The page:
Edenham Way, W10 Edenham Way is a 1970s street.
Elgin Mews, W11 Elgin Mews lies in Notting Hill.
Elkstone Road, W10 Elkstone Road replaced Southam Street around 1970.
Enbrook Street, W10 Enbrook Street is another street north of Harrow Road, W10 without a pub.
Exmoor Street, W10 Exmoor Street runs from Barlby Road to St Charles Square, W10
Fallodon House, W11 Fallodon House was planned in 1973 to replace housing between Tavistock Crescent, Tavistock Road, and St Luke’s Road.
Faraday Road, W10 Faraday Road is one of the ’scientist’ roadnames of North Kensington.
Farrant Street, W10 Farrant Street is the missing link in the alphabetti spaghetti of the streetnames of the Queen’s Park Estate
Fermoy Road, W9 Fermoy Road was named in 1883 and partly built up by 1884
Fernhead Road, W9 Fernhead Road is a street in Maida Vale.
Fifth Avenue, W10 Fifth Avenue is a street on the Queen's Park Estate, London W10
Finstock Road, W10 Finstock Road is a turning out of Oxford Gardens.
First Avenue, W10 First Avenue is street number one in the Queen's Park Estate
Folly Mews, W11 Folly Mews is a street in Notting Hill.
Fordingley Road, W9 Fordingley Road is a street in Maida Vale.
Fourth Avenue, W10 Fourth Avenue runs south from Ilbert Street.
Galton Street, W10 Galton Street lies within the Queen’s Park Estate, W10.
Golborne Gardens, W10 Golborne Gardens is a street in North Kensington, London W10
Golborne Mews, W10 Golborne Mews lies off of the Portobello Road, W10.
Golborne Road, W10 Golborne Road, heart of North Kensington, was named after Dean Golbourne, at one time vicar of St John’s Church in Paddington.
Golden Mews, W11 Golden Mews was a tiny mews off of Basing Street, W11.
Great Western Road, W11 The name of the Great Western Road dates from the 1850s.
Great Western Road, W9 Great Western Road’s northernmost section was created after a bridge was constructed over the canal.
Grenfell Tower, W11 Grenfell Tower is a residential block in North Kensington.
Harrow Road, NW10 Harrow Road is a location in London.
Harrow Road, W10 Harrow Road is a main road through London W10.
Harrow Road, W9 Harrow Road is a main road running through Paddington, Willesden and beyond.
Hawthorn Walk, W10 Queen's Park Estate
Hayden’s Place, W11 This is a street in the W11 postcode area
Hayden’s Place, W11 Haydens Place is a small cul-de-sac off of the Portobello Road.
Hazlewood Crescent, W10 Hazlewood Crescent, much altered by 1970s redevelopment, is an original road of the area.
Hazlewood Tower, W10 Hazlewood Tower is a skyscraper in North Kensington, London W10.
Heather Walk, W10 Heather Walk lies in the Queen’s Park Estate
Hedgegate Court, W11 Hedgegate Court is a street in Notting Hill.
Hermes Close, W9 Hermes Close is a street in Maida Vale.
Hewer Street, W10 Built as part of the St Charles’ estate in the 1870s, it originally between Exmoor Street to a former street called Raymede Street.
Hill Farm Road, W10 Hill Farm Road is one of the streets of London in the W10 postal area.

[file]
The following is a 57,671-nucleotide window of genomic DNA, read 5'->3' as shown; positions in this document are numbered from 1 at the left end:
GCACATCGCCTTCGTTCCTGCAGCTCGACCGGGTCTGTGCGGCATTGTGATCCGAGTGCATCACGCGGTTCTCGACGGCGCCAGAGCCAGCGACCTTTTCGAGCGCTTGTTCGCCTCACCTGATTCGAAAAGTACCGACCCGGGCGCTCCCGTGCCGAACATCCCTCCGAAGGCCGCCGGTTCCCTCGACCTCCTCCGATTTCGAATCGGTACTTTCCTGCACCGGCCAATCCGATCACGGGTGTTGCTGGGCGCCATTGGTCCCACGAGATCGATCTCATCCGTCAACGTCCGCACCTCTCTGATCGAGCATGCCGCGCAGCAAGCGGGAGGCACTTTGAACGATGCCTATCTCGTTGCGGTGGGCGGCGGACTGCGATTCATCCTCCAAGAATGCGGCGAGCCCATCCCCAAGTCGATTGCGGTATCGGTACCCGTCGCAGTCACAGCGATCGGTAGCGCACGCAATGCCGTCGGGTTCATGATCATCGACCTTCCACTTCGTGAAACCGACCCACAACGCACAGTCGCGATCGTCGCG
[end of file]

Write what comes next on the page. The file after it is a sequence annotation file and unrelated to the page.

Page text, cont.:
Hormead Road, W9 Hormead Road was named in 1885 although its site was still a nursery ground until 1891.
Humber Drive, W10 Humber Drive is one of the streets of London in the W10 postal area.
Huxley Street, W10 Huxley Street is the only street beginning with an H on the Queen’s Park Estate.
Ilbert Street, W10 Ilbert Street is the ’I’ street on the Queen’s Park Estate, W10
James Collins Close, W9 James Collins Close is a street in Maida Vale.
James House, W10 James House is a residential block in Appleford Road.
Kelfield Gardens, W10 Kelfield Gardens is one of the streets of London in the W10 postal area.
Kelfield Mews, W10 Kelfield Mews is a street in North Kensington, London W10
Kensal House, W10 Kensal House was designed in 1936 to show off the power of gas and originally had no electricity at all.
Kensal Place, W10 Kensal Place ran from Southam Street to Kensal Road.
Kensal Road, W10 Kensal Road, originally called Albert Road, is the heart of Kensal Town.
Kensington Park Mews, W11 Kensington Park Mews lies off of Kensington Park Road, W11
Kilravock Street, W10 Kilravock Street is a street on the Queen’s Park Estate, London W10
Kingsdown Close, W10 Kingsdown Close is one of a select number of roads in London W10 lying south of Westway.
Ladbroke Crescent, W11 Ladbroke Crescent belongs to the third and final great period of building on the Ladbroke estate and the houses were constructed in the 1860s.
Ladbroke Grove, W10 Ladbroke Grove runs from Notting Hill in the south to Kensal Green in the north, and straddles the W10 and W11 postal districts.
Lambton Place, W11 Lambton Place is a street in Notting Hill.
Lancaster Road, W11 Lancaster Road is a street in Notting Hill.
Lancefield Street, W10 Lancefield Street runs from Caird Street to Bruckner Street.
Lavie Mews, W10 Lavie Mews, W10 was a mews connecting Portobello Road and Murchison Road.
Leamington House, W11 Leamington House was built by 1962.
Leamington Road Villas, W11 Leamington Road Villas is a street in Notting Hill.
Ledbury Mews North, W11 Ledbury Mews North is a street in Notting Hill.
Ledbury Mews West, W11 This is a street in the W11 postcode area
Ledbury Road, W11 Ledbury Road is split between W2 and W11, the postal line intersecting the street.
Ledbury Road, W2 Ledbury Road is a street in Paddington.
Lionel Mews, W10 Lionel Mews was built around 1882 and probably disappeared in the 1970s.
Lonsdale Road, W11 Lonsdale Road is a street in Notting Hill.
Lothrop Street, W10 Lothrop Street is a street on the Queen's Park Estate, London W10
Lydford Road, W9 Lydford Road is a street in Maida Vale.